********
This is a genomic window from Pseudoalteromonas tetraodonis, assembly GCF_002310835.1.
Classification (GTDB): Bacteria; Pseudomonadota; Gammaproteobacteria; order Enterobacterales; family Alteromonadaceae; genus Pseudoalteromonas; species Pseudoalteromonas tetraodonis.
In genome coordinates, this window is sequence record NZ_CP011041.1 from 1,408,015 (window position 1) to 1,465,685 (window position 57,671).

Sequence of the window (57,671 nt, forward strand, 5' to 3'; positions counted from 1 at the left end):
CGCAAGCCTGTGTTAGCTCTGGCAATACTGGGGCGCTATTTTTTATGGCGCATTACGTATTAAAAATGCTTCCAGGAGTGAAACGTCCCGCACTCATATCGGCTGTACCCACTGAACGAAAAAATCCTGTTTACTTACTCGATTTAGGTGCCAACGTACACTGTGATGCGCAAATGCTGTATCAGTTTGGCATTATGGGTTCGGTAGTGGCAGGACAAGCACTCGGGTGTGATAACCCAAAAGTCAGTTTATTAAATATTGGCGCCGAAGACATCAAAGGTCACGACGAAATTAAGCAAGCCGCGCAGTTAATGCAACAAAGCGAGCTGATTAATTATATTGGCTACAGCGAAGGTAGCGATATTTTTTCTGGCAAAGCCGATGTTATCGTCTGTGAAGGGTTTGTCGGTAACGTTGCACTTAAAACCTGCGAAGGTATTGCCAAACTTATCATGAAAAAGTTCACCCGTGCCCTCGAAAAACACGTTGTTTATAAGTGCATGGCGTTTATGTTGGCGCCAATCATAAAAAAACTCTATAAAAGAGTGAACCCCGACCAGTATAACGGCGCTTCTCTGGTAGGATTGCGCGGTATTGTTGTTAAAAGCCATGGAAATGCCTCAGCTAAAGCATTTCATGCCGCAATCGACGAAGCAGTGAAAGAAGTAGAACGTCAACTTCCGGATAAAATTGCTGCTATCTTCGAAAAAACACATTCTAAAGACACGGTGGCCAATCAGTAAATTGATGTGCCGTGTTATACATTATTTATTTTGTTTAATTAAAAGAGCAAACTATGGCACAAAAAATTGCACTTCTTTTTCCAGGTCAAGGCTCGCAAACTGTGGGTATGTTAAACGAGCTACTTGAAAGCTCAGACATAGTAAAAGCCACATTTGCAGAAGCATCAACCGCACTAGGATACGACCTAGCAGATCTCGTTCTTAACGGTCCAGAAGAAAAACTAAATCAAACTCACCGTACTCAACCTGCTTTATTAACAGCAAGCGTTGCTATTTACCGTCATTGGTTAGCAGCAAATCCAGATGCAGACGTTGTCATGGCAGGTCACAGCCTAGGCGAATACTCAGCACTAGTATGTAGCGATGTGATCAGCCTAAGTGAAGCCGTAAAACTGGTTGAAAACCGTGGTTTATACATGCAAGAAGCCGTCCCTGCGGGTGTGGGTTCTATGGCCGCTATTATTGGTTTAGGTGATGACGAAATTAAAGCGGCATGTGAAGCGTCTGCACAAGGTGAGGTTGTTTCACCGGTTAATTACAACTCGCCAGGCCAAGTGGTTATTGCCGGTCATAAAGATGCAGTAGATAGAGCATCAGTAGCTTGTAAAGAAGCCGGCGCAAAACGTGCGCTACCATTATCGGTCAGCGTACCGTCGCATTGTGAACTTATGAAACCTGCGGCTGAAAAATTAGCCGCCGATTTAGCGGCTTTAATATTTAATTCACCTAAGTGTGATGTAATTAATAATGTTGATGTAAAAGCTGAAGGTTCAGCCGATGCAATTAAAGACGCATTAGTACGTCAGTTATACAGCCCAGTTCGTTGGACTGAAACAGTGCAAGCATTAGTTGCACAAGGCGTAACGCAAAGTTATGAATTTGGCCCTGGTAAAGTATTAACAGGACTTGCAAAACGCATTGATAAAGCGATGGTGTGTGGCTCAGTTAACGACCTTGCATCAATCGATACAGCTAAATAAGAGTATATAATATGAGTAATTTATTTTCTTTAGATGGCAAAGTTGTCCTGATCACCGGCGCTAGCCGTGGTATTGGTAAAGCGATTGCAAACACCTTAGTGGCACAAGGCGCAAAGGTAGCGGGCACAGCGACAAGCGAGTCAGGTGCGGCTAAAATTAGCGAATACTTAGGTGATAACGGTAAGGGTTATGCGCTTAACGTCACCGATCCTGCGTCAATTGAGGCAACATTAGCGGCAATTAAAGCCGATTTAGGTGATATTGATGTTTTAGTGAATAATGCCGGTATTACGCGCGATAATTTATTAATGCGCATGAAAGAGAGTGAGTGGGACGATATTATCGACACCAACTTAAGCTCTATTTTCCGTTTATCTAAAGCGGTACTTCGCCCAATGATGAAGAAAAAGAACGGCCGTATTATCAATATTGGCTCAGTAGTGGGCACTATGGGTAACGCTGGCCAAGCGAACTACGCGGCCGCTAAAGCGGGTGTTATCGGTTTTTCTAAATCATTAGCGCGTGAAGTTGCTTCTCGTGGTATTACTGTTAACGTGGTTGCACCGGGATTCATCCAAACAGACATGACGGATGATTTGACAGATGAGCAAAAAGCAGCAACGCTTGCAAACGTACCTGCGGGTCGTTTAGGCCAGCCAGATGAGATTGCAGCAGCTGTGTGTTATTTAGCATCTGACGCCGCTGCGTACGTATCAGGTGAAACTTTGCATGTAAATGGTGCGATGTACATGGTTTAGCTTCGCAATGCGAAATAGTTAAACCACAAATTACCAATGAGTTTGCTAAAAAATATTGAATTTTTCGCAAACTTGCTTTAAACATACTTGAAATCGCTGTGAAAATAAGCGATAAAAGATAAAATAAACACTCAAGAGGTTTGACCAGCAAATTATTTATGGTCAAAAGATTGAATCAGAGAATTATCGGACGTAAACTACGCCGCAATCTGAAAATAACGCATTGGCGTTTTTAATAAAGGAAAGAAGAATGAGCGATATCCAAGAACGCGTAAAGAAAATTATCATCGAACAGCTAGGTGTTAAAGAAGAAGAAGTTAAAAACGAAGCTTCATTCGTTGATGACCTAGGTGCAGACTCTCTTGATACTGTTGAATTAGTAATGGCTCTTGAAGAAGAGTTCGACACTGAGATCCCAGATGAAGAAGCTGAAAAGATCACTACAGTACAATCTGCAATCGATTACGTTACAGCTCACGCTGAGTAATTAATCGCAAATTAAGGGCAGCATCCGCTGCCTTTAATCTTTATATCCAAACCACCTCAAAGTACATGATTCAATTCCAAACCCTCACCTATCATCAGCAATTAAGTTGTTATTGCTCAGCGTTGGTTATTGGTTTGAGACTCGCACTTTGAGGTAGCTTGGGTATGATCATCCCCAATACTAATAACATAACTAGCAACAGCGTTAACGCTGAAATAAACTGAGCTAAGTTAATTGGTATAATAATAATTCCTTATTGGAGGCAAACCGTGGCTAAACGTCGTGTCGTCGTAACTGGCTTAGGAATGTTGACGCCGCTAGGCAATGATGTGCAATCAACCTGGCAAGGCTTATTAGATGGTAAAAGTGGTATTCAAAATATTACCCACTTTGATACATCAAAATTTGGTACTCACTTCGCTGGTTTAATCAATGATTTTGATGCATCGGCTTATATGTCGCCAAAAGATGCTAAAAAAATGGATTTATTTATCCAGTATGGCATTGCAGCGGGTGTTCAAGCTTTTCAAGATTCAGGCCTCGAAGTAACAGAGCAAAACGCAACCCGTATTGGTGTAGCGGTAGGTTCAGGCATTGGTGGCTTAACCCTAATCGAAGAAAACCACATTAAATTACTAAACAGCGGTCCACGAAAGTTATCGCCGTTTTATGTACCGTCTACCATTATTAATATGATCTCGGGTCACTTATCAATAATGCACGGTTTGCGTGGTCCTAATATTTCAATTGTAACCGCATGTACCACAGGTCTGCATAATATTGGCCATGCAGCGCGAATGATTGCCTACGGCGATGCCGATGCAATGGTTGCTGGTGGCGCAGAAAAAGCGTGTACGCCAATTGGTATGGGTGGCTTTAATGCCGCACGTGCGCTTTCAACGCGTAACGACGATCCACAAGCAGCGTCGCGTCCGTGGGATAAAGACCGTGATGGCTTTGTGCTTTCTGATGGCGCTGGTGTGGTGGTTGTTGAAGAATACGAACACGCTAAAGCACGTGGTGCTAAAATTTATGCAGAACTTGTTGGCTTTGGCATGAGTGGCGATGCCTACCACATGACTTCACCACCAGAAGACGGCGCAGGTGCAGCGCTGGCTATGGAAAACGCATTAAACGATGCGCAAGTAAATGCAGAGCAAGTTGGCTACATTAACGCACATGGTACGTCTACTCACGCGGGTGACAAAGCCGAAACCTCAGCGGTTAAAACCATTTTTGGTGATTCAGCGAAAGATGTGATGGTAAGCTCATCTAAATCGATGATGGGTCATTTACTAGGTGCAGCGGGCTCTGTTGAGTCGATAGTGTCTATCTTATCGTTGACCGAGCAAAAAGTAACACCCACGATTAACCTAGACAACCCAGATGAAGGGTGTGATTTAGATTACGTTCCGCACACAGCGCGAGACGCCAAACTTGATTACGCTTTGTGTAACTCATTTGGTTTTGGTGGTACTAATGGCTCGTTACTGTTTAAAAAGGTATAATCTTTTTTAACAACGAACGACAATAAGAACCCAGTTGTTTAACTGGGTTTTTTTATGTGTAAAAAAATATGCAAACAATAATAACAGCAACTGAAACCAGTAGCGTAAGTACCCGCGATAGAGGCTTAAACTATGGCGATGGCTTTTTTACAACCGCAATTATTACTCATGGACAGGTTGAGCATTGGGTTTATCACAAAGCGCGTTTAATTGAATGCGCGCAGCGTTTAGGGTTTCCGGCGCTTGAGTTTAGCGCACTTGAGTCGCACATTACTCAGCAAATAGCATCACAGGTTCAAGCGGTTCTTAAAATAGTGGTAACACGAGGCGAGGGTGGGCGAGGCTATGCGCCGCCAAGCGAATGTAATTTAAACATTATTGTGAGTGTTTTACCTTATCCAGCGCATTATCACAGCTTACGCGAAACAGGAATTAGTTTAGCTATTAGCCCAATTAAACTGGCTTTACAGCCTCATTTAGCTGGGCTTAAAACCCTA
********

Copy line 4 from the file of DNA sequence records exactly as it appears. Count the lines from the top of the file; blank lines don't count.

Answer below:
Sequence of the window (57,671 nt, forward strand, 5' to 3'; positions counted from 1 at the left end):